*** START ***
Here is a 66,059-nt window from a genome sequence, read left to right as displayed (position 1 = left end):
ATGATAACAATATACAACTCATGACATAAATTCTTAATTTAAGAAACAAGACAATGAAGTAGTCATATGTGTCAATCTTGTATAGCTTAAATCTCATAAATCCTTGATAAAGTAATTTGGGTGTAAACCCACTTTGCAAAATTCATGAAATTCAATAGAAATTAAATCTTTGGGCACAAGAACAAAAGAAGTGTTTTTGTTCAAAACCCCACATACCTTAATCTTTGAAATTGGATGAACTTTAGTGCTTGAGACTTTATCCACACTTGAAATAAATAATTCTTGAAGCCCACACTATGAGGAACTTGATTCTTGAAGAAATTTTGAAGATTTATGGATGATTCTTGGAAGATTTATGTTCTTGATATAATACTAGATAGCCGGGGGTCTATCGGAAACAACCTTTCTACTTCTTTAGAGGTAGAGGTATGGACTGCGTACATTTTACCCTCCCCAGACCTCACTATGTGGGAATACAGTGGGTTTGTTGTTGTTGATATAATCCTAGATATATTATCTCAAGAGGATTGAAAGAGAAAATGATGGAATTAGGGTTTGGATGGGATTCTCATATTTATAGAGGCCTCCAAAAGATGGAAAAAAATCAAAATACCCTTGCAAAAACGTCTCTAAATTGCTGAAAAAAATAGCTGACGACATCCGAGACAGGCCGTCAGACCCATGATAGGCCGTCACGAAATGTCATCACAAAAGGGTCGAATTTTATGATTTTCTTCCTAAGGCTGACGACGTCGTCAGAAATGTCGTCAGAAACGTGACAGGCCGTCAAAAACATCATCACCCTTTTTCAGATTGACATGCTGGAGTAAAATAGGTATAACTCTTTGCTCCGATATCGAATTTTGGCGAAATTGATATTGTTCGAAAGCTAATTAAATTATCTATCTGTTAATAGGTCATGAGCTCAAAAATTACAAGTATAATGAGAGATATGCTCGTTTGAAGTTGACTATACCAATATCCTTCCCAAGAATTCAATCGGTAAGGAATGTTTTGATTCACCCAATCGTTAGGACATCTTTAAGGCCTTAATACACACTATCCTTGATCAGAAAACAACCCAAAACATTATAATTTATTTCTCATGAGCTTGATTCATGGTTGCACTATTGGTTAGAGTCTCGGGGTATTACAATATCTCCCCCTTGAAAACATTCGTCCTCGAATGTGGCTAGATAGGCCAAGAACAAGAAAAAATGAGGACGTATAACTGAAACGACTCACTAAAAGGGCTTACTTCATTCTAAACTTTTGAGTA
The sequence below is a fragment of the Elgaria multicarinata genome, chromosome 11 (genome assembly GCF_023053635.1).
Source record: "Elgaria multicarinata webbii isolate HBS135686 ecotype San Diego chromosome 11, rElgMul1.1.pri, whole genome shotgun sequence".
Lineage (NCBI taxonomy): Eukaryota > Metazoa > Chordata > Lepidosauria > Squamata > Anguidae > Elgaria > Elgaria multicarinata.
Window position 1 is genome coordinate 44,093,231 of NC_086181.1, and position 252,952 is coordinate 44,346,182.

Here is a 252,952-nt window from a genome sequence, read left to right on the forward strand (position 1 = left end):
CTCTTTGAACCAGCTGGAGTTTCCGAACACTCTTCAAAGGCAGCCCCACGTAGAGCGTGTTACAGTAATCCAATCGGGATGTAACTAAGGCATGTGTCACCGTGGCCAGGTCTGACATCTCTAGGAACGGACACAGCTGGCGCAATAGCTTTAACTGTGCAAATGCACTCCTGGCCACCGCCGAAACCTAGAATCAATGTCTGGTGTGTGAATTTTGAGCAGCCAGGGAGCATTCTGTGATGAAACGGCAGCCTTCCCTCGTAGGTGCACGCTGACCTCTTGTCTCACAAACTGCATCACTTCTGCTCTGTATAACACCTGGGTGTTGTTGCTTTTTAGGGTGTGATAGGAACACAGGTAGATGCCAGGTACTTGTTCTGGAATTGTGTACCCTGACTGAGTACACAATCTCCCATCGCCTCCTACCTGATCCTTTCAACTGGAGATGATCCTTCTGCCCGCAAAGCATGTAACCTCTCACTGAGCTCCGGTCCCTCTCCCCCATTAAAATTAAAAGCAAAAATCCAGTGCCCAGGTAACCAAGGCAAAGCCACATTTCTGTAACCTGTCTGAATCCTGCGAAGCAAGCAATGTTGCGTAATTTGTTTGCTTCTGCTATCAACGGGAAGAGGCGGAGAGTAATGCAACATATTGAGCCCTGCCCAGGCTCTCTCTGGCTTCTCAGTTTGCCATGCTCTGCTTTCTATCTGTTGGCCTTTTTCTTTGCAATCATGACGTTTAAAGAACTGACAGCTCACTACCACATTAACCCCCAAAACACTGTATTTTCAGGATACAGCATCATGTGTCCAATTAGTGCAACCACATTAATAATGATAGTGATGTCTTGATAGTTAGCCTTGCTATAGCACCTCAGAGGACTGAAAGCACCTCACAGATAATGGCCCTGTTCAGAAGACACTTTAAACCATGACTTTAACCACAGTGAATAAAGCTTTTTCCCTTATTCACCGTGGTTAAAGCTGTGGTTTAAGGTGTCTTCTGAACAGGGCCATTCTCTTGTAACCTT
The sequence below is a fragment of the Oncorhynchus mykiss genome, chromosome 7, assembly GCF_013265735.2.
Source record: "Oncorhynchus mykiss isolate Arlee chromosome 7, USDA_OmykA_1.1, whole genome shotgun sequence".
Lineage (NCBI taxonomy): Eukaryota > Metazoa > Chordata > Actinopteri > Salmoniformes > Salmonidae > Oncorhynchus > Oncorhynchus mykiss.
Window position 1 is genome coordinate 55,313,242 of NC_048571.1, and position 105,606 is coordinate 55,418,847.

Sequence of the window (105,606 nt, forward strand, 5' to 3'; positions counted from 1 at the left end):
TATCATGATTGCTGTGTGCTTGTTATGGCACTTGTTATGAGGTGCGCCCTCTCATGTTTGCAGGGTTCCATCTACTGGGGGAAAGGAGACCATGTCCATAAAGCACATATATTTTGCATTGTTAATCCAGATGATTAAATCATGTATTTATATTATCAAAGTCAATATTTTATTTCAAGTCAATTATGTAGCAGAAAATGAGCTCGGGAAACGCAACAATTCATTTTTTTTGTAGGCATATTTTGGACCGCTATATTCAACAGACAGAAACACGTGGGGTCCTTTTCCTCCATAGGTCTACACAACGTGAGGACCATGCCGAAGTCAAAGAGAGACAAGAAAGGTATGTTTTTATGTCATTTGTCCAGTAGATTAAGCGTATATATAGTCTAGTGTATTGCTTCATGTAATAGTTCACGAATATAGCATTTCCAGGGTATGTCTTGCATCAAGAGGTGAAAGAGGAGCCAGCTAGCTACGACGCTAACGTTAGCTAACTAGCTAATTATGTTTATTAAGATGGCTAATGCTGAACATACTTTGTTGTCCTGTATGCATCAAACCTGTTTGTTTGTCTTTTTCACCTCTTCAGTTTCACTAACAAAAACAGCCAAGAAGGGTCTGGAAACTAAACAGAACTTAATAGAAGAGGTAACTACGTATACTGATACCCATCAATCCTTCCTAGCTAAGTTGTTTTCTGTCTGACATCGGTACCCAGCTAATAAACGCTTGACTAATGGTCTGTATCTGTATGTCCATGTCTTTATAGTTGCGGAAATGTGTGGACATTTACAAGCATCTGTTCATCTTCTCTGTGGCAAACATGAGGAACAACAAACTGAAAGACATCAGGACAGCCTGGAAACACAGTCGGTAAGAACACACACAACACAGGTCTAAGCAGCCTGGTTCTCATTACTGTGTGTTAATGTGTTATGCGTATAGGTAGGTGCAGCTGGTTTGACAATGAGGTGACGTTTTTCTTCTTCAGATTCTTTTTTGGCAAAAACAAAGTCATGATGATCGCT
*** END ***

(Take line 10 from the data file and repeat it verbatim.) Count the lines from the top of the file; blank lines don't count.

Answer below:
Source record: "Oncorhynchus mykiss isolate Arlee chromosome 7, USDA_OmykA_1.1, whole genome shotgun sequence".